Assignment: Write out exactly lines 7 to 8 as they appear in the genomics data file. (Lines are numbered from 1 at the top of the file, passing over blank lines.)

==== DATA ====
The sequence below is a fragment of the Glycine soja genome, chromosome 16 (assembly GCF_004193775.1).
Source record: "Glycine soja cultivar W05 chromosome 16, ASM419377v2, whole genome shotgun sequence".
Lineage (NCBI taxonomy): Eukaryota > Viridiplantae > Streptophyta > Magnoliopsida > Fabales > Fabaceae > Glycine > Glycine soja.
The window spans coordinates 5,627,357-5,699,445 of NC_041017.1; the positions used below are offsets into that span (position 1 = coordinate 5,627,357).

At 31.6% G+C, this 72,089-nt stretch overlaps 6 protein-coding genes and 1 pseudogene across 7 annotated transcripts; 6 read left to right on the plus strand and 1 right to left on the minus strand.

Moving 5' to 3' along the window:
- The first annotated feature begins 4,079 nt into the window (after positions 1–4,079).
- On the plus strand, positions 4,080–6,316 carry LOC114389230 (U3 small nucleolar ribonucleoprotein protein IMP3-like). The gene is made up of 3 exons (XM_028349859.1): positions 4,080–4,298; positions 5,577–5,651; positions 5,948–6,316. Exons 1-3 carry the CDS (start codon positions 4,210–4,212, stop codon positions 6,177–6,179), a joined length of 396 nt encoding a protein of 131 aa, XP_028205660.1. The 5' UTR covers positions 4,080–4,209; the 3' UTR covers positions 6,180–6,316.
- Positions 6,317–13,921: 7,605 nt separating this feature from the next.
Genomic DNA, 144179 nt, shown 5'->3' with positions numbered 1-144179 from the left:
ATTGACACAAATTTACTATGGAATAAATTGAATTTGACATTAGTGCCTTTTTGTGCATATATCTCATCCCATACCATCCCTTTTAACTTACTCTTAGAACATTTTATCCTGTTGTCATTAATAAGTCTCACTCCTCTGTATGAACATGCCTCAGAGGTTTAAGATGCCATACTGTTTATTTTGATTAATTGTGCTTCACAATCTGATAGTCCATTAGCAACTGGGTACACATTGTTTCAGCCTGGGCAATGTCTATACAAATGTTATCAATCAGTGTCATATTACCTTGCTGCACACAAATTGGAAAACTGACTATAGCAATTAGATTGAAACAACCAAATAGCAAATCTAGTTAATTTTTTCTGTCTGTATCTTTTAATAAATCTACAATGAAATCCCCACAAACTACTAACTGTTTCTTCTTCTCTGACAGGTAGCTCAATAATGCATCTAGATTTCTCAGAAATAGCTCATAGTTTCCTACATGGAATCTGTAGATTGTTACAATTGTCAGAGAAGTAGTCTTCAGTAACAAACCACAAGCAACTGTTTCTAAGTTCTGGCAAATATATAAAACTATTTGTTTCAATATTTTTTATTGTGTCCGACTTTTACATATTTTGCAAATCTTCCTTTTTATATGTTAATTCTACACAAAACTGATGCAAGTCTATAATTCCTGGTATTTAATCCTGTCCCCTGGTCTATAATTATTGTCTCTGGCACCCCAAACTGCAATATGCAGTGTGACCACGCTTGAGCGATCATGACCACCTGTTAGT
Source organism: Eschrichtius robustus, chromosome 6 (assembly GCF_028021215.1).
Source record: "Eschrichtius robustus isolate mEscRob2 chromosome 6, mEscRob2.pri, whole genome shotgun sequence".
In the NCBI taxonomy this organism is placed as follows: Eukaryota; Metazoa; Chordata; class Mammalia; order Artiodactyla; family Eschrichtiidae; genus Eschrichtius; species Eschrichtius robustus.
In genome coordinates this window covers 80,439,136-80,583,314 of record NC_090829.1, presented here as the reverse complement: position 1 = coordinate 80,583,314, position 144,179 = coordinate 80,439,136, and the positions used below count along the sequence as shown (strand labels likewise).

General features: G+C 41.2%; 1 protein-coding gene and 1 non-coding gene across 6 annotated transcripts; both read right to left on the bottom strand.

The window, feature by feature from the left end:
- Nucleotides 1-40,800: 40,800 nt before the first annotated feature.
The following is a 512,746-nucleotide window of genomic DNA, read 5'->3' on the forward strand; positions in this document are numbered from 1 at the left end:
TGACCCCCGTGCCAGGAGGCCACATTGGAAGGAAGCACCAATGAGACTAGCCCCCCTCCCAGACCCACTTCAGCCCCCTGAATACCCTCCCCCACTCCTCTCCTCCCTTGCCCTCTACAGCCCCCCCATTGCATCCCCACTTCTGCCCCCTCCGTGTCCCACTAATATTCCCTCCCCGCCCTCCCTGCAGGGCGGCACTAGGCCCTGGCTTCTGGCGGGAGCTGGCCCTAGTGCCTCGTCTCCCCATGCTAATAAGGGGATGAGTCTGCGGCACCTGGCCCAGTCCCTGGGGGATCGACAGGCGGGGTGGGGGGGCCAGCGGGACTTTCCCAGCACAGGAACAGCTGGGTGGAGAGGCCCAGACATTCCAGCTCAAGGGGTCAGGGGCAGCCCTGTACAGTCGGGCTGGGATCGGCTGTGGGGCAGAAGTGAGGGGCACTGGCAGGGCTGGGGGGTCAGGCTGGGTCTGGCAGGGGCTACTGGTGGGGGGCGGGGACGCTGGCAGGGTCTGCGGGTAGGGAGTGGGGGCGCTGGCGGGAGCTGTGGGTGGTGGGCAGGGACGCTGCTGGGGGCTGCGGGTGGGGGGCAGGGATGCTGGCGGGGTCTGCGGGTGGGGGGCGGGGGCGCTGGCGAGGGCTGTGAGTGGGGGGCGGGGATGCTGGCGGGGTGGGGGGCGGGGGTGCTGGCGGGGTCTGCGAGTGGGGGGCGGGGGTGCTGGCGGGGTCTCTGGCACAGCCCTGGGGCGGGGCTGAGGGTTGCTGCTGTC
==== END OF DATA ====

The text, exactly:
- The first annotated feature begins 4,079 nt into the window (after positions 1–4,079).
- On the plus strand, positions 4,080–6,316 carry LOC114389230 (U3 small nucleolar ribonucleoprotein protein IMP3-like). The gene is made up of 3 exons (XM_028349859.1): positions 4,080–4,298; positions 5,577–5,651; positions 5,948–6,316. Exons 1-3 carry the CDS (start codon positions 4,210–4,212, stop codon positions 6,177–6,179), a joined length of 396 nt encoding a protein of 131 aa, XP_028205660.1. The 5' UTR covers positions 4,080–4,209; the 3' UTR covers positions 6,180–6,316.